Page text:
regional queensland property market doing well
Image: Canva.
  • Rising building costs have driven up the values of second-hand buildings in Mackay.
  • A tourism uptick has seen long-standing vacant shops on the Gold Coast now leased.
  • Covid population growth continues to buoy regional markets.

A multitude of factors are driving demand and costs across the Queensland commercial real estate market.

The regional markets, in particular, are witnessing ‘dynamic shifts’, with Raine & Horne Commercial general manager, Chris Nicholl observing:

“These changes are driven by a combination of factors such as demographic shifts, economic dynamics, including an upsurge in tourism, and global market forces that are reshaping commercial property market trends and investment dynamics in many regional growth hubs in Queensland.”

Vacant Gold Coast shops finally leased

The return of tourism to the Gold Coast has borne fruit for the local retail sector.

Raine & Horne Commercial’s Gold Coast director, Michael Parisi, observed that many long-standing vacant shops are now leasing, following renewed retail interest.

According to the recently released H2 2023 Raine & Horne Commercial Insights Report, retail vacancies are now below 5%, and yields are between 5% and 6%.

“The Gold Coast’s industrial market also remains strong, particularly in the smaller strata-owned developments, which are experiencing high demand for sales and leasing,” said Parisi.

“Older-style industrial showrooms are undergoing façade facelifts to align with current style trends and enhance marketability, resulting in higher annual rents.”

He added that interest rate hikes have not yet affected sales yields.

The Townsville retail sector, however, has gone the other way, with the company’s local sales and leasing executive, Peter McCann, noting many retailers are looking to close or significantly downsize. The fall in retail activity follows a tightening of household purse strings and interest rate increases.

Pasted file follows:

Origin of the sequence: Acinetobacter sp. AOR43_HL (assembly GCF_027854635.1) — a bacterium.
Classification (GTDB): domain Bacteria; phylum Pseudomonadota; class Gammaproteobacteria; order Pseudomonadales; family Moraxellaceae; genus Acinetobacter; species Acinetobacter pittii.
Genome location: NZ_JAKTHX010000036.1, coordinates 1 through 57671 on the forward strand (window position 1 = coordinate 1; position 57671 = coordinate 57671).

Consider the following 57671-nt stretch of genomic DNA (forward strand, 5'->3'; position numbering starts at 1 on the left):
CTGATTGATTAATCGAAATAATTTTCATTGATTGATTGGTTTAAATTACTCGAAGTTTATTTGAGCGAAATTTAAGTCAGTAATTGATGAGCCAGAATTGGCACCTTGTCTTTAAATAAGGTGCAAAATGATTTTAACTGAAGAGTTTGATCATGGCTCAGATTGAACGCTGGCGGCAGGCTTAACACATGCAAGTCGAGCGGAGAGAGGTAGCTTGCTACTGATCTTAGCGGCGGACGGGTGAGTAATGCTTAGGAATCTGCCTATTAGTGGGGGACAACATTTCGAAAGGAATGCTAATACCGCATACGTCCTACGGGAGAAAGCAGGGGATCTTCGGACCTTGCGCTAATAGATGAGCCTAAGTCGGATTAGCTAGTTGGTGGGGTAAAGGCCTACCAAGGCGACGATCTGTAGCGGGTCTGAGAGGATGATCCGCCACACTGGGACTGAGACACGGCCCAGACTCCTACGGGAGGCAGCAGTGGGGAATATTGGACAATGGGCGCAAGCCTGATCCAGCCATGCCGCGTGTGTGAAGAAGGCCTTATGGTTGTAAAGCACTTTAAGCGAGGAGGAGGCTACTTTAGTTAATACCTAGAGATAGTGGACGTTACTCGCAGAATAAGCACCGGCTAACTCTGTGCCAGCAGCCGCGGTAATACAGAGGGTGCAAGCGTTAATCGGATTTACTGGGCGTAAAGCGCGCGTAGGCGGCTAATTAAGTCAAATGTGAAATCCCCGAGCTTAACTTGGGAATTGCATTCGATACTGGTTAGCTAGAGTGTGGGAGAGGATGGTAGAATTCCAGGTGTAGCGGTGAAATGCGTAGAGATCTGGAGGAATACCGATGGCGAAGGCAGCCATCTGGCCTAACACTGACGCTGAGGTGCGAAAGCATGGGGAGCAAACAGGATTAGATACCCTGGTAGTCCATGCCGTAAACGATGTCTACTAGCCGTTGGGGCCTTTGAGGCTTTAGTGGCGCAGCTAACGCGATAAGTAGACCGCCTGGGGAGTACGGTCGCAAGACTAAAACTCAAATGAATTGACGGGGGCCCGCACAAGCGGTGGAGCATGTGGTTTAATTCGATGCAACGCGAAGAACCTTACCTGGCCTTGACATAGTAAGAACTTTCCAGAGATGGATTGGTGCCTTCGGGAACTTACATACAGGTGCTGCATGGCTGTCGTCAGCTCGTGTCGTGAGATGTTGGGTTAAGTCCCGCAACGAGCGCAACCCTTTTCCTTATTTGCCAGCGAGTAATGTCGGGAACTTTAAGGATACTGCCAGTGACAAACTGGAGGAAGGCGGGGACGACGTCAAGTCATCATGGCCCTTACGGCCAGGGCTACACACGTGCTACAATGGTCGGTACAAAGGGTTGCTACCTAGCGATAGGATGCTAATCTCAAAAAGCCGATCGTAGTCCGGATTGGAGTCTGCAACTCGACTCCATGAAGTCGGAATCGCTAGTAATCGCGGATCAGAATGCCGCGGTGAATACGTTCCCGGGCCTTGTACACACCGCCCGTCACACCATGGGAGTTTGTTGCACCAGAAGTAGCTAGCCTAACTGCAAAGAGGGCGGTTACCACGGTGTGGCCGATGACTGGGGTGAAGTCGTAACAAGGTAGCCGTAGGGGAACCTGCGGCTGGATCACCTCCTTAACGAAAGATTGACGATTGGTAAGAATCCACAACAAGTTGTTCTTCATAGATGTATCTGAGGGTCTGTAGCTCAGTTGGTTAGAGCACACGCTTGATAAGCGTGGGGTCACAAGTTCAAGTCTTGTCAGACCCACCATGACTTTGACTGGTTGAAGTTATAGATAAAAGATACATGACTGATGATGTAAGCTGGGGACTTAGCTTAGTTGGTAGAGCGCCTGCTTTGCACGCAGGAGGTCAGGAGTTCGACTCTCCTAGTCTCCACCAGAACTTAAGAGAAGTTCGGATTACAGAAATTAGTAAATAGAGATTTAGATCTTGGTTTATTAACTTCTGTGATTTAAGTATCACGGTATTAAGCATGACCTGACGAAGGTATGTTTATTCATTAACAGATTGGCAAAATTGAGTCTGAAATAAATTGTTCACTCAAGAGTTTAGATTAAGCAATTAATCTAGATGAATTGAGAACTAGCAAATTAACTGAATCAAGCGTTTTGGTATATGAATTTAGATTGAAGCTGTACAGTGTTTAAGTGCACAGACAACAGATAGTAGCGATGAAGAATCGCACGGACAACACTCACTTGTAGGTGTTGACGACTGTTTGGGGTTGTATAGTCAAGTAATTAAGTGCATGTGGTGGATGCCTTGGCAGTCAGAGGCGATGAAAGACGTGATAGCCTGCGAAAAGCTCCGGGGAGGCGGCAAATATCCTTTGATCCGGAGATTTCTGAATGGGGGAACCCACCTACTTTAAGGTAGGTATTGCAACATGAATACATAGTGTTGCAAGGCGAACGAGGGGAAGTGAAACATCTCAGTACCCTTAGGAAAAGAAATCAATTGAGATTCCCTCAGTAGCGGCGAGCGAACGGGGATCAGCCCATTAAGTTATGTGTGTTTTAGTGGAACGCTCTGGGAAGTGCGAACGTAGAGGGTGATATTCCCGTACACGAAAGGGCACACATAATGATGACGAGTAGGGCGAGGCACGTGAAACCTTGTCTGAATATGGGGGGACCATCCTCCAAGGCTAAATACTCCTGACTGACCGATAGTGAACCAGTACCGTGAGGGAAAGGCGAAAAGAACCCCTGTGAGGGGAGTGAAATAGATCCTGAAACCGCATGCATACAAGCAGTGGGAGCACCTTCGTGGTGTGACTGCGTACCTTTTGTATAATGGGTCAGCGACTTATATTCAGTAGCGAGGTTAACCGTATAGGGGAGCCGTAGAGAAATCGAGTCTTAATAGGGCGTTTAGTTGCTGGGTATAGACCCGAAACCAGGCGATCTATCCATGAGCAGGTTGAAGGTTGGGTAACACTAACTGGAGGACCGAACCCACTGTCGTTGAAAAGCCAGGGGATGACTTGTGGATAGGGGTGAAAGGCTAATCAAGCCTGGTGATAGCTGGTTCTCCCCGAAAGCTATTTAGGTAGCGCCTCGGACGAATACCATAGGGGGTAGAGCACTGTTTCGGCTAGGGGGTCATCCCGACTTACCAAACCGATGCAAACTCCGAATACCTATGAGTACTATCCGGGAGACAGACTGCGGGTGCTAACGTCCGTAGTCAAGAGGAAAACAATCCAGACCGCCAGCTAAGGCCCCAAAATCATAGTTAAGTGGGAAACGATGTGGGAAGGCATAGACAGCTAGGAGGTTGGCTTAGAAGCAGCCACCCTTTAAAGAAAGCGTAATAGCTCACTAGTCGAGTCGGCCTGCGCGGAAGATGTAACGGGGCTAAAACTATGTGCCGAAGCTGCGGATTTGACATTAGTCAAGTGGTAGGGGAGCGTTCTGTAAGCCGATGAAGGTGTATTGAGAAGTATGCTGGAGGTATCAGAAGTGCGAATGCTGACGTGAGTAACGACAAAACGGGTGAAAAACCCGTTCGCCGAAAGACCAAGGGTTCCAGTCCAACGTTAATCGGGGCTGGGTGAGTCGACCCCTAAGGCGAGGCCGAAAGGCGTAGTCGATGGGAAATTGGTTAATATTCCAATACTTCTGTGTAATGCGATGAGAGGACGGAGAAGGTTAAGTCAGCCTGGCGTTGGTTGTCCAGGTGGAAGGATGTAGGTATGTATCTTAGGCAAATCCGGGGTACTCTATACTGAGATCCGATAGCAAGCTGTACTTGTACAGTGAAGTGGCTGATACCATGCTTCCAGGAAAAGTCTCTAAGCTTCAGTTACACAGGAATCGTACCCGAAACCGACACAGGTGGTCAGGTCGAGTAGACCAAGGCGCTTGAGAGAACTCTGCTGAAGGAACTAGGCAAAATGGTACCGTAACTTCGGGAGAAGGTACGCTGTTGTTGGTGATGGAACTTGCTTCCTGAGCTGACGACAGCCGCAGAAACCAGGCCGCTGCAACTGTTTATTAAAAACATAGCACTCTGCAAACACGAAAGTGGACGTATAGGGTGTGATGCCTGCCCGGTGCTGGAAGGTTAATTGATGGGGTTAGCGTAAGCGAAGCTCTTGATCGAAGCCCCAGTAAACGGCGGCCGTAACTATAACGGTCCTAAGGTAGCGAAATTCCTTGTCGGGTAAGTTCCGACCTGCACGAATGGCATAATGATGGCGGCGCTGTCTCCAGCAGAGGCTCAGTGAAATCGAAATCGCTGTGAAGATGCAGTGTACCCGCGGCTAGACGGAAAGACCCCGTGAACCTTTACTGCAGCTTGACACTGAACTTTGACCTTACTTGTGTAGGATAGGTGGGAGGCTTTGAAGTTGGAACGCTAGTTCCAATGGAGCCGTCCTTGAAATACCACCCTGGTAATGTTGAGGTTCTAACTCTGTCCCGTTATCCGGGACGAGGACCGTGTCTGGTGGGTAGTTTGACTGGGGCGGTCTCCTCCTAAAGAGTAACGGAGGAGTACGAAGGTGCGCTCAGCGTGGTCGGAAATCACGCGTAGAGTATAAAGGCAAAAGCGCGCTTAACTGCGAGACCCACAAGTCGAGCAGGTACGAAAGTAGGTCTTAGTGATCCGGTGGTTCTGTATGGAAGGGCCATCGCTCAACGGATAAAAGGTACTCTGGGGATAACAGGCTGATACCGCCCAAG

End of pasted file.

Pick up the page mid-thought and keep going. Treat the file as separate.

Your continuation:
Covid population growth continues to buoy regional markets

Demand for industrial property remains high as approximately 47,000 individuals have migrated to the Sunshine Coast since the onset of the COVID-19 pandemic, and as a result, there are significant variations in sales prices, observed Raine & Commercial Sunshine Coast director of sale and leasing, David Smith.

“Smaller industrial units in a Kunda Park complex sold off the plan or settled in mid to late 2022 for around $3,100 psm. However, recent units in this complex sold for $4,000 to $6,000 psm,” said Smith.

Significant regional interest has also come from Melbourne, according to the company’s Hervey Bay director, Graham Cockerill.

“Changes to retail leasing legislation in Victoria late last year have also encouraged more investors to divest Melbourne assets and buy commercial property investments in our region,” said Cockerill.

According to the report, Hervey Bay retail yields are between 7.5% and 8%, vacancies are around 5%, rents are between $250 to $300 psm, and rates are around $2,500 psm.

High building costs drive interest in second-hand buildings

Mackay is seeing a rise in second-hand stock values due to the soaring cost of construction, observed Raine & Horne Commercial Mackay general manager Des Besanko.

“At the current costs, owners of new sheds need to be leasing their properties at a significant premium to what businesses have historically been prepared to pay. Current construction costs make it very hard for developers to bring new stock out of the ground,” said Basanko.

He noted that the gap between a new building and second-hand commercial property assets was relatively narrow.

“However, at present, the expenses associated with construction and inflation are elevating the worth of pre-owned buildings. Consequently, refurbishing the property is a simpler task, and it becomes immediately available for use.”

The report noted industrial rents are between $165 to $185 psm, with yields between 7.5% and 8%.

Six month market outlook for Mackay

Office Industrial Retail
Rents (psm)
Rates (psm)

Source: Raine & Horne.

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